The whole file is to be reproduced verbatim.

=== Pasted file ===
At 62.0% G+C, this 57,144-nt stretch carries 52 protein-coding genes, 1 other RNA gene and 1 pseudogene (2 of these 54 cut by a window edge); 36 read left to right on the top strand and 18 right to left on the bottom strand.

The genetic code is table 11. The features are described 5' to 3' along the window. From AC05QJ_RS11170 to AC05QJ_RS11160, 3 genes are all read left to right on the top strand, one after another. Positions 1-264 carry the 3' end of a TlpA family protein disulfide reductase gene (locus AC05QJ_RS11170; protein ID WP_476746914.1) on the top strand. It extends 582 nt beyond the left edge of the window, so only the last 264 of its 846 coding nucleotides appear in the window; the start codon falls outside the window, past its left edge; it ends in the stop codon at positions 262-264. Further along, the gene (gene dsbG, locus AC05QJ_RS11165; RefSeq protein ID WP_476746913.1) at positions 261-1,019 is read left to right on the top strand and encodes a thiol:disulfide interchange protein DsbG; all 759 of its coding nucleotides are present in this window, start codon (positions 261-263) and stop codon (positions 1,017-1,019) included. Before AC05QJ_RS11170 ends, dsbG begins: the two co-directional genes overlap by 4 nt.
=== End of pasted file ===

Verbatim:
At 62.0% G+C, this 57,144-nt stretch carries 52 protein-coding genes, 1 other RNA gene and 1 pseudogene (2 of these 54 cut by a window edge); 36 read left to right on the top strand and 18 right to left on the bottom strand.

The genetic code is table 11. The features are described 5' to 3' along the window. From AC05QJ_RS11170 to AC05QJ_RS11160, 3 genes are all read left to right on the top strand, one after another. Positions 1-264 carry the 3' end of a TlpA family protein disulfide reductase gene (locus AC05QJ_RS11170; protein ID WP_476746914.1) on the top strand. It extends 582 nt beyond the left edge of the window, so only the last 264 of its 846 coding nucleotides appear in the window; the start codon falls outside the window, past its left edge; it ends in the stop codon at positions 262-264. Further along, the gene (gene dsbG, locus AC05QJ_RS11165; RefSeq protein ID WP_476746913.1) at positions 261-1,019 is read left to right on the top strand and encodes a thiol:disulfide interchange protein DsbG; all 759 of its coding nucleotides are present in this window, start codon (positions 261-263) and stop codon (positions 1,017-1,019) included. Before AC05QJ_RS11170 ends, dsbG begins: the two co-directional genes overlap by 4 nt.